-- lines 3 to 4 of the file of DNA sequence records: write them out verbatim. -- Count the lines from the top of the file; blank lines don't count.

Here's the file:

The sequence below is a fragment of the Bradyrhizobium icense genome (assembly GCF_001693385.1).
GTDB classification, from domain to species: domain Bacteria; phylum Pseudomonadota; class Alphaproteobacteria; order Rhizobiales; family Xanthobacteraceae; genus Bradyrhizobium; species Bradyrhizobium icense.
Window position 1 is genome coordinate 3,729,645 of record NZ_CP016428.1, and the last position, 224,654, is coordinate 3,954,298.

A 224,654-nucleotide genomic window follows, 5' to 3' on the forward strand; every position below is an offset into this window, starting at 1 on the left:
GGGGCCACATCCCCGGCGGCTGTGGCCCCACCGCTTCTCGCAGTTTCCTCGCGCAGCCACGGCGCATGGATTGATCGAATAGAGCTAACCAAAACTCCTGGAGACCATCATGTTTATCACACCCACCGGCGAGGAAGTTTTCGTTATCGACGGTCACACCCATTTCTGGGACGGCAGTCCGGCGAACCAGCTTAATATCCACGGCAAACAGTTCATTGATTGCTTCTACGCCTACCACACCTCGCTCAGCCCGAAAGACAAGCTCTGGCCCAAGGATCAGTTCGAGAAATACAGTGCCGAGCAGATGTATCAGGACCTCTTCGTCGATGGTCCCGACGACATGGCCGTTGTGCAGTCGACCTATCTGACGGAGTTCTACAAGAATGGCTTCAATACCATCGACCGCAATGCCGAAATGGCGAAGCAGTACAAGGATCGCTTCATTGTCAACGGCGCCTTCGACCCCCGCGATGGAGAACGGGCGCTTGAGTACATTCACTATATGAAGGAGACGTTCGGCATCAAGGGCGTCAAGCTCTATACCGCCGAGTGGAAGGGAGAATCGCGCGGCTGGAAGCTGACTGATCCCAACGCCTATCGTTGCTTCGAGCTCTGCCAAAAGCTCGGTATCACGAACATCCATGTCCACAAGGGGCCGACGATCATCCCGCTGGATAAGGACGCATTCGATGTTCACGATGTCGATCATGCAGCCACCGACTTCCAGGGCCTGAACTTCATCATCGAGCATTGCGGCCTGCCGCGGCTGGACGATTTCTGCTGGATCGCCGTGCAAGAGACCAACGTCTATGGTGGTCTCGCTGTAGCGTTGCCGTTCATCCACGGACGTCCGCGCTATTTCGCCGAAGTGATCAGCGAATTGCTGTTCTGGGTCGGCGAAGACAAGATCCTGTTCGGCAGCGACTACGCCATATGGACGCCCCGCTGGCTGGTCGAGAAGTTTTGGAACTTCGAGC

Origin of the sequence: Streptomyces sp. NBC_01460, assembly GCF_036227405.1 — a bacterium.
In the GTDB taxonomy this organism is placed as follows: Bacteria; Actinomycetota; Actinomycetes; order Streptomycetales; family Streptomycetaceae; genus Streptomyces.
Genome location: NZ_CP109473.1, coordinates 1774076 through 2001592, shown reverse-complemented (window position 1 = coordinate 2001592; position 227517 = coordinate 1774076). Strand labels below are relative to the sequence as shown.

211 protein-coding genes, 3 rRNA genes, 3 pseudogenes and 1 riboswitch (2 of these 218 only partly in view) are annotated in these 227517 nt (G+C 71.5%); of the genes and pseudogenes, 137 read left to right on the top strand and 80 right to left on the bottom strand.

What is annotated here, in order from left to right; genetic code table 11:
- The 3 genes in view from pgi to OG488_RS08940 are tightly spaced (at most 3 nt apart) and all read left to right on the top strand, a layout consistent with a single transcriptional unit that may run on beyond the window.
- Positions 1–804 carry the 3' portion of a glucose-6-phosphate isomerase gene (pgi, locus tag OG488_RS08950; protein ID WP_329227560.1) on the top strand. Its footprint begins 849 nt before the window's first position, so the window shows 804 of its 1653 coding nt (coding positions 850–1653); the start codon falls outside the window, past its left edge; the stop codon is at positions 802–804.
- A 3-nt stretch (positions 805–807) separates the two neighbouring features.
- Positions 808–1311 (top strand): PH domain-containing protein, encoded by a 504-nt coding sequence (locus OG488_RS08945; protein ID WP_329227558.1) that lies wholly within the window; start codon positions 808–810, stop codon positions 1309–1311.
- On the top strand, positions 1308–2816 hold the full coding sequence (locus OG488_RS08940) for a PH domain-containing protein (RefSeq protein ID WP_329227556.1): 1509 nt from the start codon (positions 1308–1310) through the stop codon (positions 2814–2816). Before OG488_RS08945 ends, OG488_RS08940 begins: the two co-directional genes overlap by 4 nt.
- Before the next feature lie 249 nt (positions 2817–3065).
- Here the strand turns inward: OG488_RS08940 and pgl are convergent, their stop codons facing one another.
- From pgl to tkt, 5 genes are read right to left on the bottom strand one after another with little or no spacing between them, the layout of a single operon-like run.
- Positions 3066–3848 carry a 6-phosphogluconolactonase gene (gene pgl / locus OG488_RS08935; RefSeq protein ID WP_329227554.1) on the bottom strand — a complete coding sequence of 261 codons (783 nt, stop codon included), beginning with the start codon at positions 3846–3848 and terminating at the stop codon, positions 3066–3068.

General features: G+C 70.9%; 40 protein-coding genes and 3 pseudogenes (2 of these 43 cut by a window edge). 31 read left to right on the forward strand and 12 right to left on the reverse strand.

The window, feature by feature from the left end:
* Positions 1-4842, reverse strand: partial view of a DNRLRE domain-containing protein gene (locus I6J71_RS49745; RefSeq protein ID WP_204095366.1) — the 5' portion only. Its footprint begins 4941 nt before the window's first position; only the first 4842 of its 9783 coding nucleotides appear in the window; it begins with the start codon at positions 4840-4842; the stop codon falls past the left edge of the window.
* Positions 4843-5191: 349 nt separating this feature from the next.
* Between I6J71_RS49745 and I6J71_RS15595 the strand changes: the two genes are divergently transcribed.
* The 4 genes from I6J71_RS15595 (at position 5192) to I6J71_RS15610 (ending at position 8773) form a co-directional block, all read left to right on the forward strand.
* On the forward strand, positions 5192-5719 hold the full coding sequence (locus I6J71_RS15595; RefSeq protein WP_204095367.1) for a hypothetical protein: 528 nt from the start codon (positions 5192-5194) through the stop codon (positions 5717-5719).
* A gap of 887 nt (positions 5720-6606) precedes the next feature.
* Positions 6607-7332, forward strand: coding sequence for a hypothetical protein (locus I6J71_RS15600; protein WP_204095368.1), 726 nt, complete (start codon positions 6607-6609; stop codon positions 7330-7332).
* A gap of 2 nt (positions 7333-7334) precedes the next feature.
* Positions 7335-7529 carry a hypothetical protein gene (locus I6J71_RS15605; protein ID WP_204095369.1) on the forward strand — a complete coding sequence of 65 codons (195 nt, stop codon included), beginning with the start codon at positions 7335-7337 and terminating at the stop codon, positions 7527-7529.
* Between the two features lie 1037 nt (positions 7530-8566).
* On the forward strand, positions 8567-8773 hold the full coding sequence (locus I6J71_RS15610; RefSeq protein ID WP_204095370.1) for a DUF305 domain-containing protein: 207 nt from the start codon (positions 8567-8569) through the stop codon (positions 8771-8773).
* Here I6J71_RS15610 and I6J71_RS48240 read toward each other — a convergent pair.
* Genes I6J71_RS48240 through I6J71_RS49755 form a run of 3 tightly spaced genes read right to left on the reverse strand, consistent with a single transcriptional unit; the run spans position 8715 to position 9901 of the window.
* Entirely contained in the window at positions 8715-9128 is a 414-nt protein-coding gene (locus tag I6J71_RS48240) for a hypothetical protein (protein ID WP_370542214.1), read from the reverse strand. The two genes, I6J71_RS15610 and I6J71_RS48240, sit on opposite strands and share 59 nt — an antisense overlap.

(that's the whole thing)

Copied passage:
Window position 1 is genome coordinate 3,729,645 of record NZ_CP016428.1, and the last position, 224,654, is coordinate 3,954,298.

A 224,654-nucleotide genomic window follows, 5' to 3' on the forward strand; every position below is an offset into this window, starting at 1 on the left: